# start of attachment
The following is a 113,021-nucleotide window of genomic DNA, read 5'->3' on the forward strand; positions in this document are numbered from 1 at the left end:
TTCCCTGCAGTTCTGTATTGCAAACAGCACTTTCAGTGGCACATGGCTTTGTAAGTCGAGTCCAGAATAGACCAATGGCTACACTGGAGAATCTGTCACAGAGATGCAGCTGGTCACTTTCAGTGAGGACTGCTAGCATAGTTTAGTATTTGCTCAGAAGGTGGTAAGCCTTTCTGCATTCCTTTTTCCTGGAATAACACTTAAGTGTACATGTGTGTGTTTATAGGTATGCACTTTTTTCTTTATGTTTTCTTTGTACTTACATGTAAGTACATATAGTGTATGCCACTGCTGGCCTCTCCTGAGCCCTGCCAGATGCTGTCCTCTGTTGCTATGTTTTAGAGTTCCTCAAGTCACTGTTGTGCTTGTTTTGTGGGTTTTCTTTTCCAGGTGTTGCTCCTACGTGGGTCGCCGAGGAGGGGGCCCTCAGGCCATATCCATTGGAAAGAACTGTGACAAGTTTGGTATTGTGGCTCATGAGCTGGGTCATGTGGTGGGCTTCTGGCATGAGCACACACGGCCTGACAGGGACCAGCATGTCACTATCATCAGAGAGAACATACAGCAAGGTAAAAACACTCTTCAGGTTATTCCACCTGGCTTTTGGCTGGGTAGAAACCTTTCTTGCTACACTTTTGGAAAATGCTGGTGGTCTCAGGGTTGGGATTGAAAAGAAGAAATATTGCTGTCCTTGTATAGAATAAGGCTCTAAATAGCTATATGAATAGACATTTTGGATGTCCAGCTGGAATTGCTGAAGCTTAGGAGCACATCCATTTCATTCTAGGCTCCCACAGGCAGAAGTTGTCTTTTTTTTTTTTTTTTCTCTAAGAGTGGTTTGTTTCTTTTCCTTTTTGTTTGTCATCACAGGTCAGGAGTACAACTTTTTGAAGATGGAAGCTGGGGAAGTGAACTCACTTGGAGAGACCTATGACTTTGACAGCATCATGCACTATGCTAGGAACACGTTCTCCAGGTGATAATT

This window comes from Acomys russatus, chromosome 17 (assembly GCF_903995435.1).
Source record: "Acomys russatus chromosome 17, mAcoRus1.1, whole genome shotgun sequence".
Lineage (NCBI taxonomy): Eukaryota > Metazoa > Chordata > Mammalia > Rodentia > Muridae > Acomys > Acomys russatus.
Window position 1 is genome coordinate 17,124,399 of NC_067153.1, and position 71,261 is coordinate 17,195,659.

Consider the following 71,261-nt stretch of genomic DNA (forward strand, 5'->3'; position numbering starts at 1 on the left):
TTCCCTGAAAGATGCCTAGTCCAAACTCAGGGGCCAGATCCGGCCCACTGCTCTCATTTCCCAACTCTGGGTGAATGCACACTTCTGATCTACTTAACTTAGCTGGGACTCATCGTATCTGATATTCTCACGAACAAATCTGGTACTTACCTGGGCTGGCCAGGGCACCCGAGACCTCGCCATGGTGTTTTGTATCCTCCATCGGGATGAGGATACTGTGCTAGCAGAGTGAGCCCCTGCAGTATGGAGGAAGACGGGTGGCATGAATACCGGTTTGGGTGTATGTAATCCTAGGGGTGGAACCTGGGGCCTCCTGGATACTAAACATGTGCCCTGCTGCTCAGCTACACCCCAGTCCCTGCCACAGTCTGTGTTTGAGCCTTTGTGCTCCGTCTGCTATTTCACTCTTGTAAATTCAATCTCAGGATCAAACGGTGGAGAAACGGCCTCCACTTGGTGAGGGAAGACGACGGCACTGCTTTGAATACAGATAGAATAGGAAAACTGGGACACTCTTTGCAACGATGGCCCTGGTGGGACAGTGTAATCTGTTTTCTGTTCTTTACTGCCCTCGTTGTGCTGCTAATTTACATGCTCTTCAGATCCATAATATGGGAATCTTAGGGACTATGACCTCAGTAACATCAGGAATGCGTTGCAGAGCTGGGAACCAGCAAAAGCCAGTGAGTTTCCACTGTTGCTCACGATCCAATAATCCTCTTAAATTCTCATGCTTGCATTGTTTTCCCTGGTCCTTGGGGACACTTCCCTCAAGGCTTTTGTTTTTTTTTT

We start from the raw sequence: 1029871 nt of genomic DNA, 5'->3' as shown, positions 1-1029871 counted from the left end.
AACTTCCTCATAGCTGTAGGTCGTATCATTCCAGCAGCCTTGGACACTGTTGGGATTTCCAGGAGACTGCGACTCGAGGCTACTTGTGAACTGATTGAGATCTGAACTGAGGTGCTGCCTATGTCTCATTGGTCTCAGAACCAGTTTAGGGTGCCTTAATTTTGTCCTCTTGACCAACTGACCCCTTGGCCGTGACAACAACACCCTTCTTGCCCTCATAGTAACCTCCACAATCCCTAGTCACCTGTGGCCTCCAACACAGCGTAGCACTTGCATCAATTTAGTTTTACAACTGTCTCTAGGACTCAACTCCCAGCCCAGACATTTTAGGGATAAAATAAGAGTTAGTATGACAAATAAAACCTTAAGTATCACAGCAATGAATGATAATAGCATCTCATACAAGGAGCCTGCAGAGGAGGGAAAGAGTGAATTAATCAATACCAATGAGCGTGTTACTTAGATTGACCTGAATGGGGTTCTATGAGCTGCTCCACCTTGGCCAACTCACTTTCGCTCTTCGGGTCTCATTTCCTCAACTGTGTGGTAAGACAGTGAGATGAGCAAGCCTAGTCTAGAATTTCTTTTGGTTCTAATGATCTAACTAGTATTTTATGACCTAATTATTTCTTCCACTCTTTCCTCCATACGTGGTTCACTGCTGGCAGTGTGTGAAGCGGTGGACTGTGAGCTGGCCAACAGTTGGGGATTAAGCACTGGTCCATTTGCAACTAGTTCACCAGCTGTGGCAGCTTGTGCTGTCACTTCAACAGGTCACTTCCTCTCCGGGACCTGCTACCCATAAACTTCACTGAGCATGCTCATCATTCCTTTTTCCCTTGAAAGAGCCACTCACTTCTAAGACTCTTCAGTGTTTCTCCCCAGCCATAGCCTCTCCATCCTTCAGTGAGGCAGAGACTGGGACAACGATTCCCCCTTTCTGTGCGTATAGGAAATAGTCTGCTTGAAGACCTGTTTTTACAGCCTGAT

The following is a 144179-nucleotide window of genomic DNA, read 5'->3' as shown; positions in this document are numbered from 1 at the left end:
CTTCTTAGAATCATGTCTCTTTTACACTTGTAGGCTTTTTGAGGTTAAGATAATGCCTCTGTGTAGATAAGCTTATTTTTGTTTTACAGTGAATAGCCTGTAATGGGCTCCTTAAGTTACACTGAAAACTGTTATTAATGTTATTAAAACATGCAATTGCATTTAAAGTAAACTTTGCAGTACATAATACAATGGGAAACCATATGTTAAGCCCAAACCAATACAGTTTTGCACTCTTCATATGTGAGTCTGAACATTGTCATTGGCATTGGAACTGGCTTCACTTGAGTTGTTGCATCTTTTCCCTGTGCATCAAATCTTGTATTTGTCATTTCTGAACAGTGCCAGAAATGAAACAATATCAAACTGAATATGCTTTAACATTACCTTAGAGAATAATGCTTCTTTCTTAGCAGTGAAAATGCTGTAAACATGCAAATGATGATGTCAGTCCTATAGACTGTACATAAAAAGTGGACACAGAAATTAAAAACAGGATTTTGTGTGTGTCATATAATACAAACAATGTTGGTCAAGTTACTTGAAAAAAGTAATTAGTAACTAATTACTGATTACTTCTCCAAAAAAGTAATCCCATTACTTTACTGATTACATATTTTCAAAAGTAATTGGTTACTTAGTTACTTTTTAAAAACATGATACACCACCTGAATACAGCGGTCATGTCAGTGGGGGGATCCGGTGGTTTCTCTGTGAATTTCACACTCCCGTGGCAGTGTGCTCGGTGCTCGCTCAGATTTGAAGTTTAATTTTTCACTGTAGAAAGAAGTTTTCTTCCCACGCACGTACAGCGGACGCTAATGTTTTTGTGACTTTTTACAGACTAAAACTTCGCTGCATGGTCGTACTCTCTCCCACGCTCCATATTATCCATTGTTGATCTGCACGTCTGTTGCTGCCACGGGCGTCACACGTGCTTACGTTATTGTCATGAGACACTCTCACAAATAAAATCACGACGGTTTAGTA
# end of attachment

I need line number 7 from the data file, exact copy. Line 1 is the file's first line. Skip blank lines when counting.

Consider the following 71,261-nt stretch of genomic DNA (forward strand, 5'->3'; position numbering starts at 1 on the left):